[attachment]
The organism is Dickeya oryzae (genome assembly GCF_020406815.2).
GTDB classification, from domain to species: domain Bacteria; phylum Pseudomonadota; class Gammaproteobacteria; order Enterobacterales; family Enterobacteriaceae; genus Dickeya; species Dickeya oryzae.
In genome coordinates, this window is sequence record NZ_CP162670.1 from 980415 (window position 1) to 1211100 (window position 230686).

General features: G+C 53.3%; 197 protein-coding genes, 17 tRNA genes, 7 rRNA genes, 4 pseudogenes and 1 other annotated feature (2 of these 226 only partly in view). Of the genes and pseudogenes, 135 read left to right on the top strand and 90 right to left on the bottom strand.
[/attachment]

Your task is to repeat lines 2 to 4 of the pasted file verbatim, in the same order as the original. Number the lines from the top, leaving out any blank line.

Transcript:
GTDB classification, from domain to species: domain Bacteria; phylum Pseudomonadota; class Gammaproteobacteria; order Enterobacterales; family Enterobacteriaceae; genus Dickeya; species Dickeya oryzae.
In genome coordinates, this window is sequence record NZ_CP162670.1 from 980415 (window position 1) to 1211100 (window position 230686).

General features: G+C 53.3%; 197 protein-coding genes, 17 tRNA genes, 7 rRNA genes, 4 pseudogenes and 1 other annotated feature (2 of these 226 only partly in view). Of the genes and pseudogenes, 135 read left to right on the top strand and 90 right to left on the bottom strand.